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Sustaining dry surfaces under water


Rough surfaces immersed under water remain practically dry if the liquid-solid contact is on roughness peaks, while the roughness valleys are filled with gas. Mechanisms that prevent water from invading the valleys are well studied. However, to remain practically dry under water, additional mechanisms need consideration. This is because trapped gas (e.g. air) in the roughness valleys can dissolve into the water pool, leading to invasion. Additionally, water vapor can also occupy the roughness valleys of immersed surfaces. If water vapor condenses, that too leads to invasion. These effects have not been investigated and are critically important to maintain surfaces dry under water. In this work, we identify the critical roughness scale, below which it is possible to sustain the vapor phase of water and/or trapped gases in roughness valleys – thus keeping the immersed surface dry. Theoretical predictions are consistent with molecular dynamics simulations and experiments.


Superhydrophobicity occurs when surface roughness enhances non-wetting properties of hydrophobic solids1,2. Maintaining superhydrophobicity of rough textured surfaces has typically relied on the presence of trapped air pockets in the roughness valleys3. Keeping these surfaces practically dry (liquid minimally touching the solid surface) under water is challenging because the trapped air is found to deplete4,5,6,7,8,9,10. This depletion limits the utility of these surfaces in applications like drag reduction4,5,11, boiling12, among others. We investigate how immersed surfaces can remain practically dry. We postulate that it is essential to stabilize the vapor phase of water and sustain trapped gases in roughness valleys. There is a critical roughness scale, below which these mechanisms are effective. These are passive thermodynamic mechanisms that do not involve active generation5 or exchange of gas13,14. We show that surfaces of hydrophobic solids retain non-wetting properties in the presence of sub-micrometer roughness. Theoretical predictions are consistent with molecular dynamics simulations, experiments and observations of air-retaining insect surfaces15,16. It is our intention that this work will pave way to rationally design surface texture to manipulate the phase of one material adjacent to a surface – in this instance acquiring a vapor phase between a liquid and a textured solid surface, even when the liquid is not heated or boiled.

Although dry immersed rough surfaces may be achieved, the underlying mechanisms that drive non-wetting to wetting transitions are not fully understood. Research on the well-known wetting behavior of non-immersed rough surfaces1,2, manifested in the form of liquid droplets beading up and moving with very little drag, has intensified in recent years3. In this case, the droplets reside on top of roughness peaks, while air occupies roughness valleys. This is the Cassie-Baxter state1. Maintaining the Cassie-Baxter state will ensure a practically dry surface while immersed in a liquid. This is challenging4,5,6,7,9, as air in the roughness valleys can dissolve into the liquid if the liquid is undersaturated with air. Thus, in order to keep a surface practically dry under water, the gas phase in the roughness valleys must be sustained.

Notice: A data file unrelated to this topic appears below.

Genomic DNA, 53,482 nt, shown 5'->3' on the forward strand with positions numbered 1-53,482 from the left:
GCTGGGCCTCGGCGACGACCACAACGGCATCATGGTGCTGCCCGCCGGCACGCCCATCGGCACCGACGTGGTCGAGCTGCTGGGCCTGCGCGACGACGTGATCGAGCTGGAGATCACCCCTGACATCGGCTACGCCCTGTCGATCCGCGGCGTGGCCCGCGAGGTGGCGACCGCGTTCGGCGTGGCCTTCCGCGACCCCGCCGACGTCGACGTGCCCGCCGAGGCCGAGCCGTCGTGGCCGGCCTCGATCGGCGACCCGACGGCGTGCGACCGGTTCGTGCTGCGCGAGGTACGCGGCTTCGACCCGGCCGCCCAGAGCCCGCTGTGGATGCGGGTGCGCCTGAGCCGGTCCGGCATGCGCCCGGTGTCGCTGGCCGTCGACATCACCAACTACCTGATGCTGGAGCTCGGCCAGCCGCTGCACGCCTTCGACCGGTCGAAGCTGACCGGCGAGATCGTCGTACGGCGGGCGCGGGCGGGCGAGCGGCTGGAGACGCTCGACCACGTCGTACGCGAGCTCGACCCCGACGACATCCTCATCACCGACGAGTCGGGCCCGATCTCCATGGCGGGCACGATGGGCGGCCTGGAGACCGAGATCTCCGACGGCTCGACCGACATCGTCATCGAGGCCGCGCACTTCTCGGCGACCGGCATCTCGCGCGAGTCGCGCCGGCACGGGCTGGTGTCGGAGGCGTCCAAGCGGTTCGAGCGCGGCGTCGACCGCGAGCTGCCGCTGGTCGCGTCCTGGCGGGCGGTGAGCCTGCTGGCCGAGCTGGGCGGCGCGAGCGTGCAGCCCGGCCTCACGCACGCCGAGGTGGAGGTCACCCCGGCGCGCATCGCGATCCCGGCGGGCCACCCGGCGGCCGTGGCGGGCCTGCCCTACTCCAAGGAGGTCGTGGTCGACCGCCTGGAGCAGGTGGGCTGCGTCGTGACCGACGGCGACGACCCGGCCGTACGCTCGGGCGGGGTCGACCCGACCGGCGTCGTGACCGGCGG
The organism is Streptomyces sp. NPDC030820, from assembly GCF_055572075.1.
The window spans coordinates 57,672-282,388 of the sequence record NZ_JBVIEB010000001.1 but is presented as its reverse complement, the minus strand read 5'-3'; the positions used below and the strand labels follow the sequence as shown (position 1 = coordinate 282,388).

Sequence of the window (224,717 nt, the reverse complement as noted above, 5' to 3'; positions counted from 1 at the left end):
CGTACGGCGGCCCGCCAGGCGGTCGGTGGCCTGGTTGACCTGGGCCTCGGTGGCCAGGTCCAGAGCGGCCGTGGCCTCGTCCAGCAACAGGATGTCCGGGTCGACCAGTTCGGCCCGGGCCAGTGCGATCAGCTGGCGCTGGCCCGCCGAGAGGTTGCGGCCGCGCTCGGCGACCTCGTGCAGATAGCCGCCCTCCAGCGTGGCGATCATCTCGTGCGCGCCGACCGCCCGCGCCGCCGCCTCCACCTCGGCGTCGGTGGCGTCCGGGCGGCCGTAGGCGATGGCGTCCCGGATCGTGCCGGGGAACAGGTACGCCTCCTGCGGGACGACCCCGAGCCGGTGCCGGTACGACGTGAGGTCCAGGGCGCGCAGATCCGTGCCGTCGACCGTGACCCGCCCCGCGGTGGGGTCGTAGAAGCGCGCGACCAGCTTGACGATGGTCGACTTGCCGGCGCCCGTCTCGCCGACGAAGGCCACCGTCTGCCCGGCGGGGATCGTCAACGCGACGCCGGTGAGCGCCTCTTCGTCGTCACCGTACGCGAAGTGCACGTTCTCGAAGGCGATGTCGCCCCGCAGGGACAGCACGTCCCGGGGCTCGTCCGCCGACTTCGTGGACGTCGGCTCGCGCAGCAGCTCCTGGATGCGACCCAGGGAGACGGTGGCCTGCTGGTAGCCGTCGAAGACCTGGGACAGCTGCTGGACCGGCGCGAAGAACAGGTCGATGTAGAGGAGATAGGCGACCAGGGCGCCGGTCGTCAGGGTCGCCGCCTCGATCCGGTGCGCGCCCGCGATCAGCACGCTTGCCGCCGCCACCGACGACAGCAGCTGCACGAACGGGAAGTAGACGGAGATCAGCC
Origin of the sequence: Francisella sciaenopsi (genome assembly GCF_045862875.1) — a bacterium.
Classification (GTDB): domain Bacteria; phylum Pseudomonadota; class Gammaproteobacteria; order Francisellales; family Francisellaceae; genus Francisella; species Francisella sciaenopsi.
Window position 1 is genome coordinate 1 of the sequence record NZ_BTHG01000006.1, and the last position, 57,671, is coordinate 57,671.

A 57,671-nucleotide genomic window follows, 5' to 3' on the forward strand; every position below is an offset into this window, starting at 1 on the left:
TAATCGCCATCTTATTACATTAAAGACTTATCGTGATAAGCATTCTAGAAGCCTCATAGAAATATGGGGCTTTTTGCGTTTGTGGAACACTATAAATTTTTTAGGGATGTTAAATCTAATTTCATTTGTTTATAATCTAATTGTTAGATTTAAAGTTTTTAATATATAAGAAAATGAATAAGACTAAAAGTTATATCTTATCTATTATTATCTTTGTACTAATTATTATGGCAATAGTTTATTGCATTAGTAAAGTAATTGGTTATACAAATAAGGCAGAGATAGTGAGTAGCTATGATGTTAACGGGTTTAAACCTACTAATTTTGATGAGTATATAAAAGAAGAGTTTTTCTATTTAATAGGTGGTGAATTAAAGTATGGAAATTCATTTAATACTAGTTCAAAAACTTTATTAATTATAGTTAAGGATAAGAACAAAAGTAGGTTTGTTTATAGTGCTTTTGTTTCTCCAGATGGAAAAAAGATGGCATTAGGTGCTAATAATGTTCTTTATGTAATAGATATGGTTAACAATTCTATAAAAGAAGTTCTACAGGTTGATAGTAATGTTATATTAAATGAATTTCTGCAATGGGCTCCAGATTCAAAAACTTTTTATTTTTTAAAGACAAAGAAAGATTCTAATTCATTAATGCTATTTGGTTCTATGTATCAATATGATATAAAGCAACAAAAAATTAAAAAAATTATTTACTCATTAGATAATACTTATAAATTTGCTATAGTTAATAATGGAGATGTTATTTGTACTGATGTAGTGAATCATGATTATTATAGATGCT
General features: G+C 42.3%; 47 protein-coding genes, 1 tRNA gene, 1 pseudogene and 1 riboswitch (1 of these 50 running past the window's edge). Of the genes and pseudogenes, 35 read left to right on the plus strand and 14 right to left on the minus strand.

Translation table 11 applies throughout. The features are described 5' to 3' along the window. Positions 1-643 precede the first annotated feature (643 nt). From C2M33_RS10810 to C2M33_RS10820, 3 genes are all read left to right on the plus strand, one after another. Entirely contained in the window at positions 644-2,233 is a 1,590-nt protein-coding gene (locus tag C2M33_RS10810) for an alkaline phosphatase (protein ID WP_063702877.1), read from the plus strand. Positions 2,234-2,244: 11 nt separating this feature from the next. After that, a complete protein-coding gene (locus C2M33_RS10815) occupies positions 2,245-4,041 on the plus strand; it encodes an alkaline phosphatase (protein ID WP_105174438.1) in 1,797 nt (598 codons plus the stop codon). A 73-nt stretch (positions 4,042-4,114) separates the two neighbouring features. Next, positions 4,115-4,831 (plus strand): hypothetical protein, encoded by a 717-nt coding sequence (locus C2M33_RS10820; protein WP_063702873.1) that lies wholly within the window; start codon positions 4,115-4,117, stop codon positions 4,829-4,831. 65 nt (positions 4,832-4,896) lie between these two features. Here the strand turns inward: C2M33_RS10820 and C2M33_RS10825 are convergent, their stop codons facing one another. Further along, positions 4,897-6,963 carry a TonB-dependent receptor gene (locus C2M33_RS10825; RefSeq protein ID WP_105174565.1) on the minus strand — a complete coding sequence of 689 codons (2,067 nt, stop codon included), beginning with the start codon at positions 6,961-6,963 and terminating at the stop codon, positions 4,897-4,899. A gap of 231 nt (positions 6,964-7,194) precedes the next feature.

The thermodynamic analysis of underwater superhydrophobicity that accounts for only the surface energy has been theoretically studied17. To make robust surfaces that remain dry under water, the effect of sustaining vapor pockets also needs to be accounted in the thermodynamic analysis18,19. To elucidate the fundamental principles required to sustain gas pockets, we consider a typical cylindrical pore on a surface that is immersed under water. When the surface is immersed under water, there will initially be air trapped in the pore (roughness valley). For this air to be sustained over a long period, it should be in chemical equilibrium with air dissolved in the ambient liquid. If the liquid is supersaturated with air, an air layer covering the surface may be achieved indefinitely13. However, if the liquid is undersaturated, then air within the pore will dissolve into the liquid20. Consequently, air pressure inside the pore will decline and water will invade if the liquid-air interface cannot remain pinned at the top of the pore21,22,23,24,25,26,27,28,29,30,31,32,33,34,35. The invading liquid will lead to the wetting of the immersed surface.

Trapped air is not the only gas that can occupy the pore. At temperatures below the boiling point, the liquid phase is the lower energy state. However, a metastable vapor can evaporate from the meniscus (hanging at the top of the pore) and occupy the pore. This vapor inside the pore could eventually condense on the pore walls, thus providing another pathway, via condensation, to wet the pore. Will the metastable vapor occupy the pore and keep it dry or will it condense in the pore to make it wet? This is a critical consideration, hitherto unresolved and which is essential to enabling practically dry surfaces immersed in undersaturated liquids.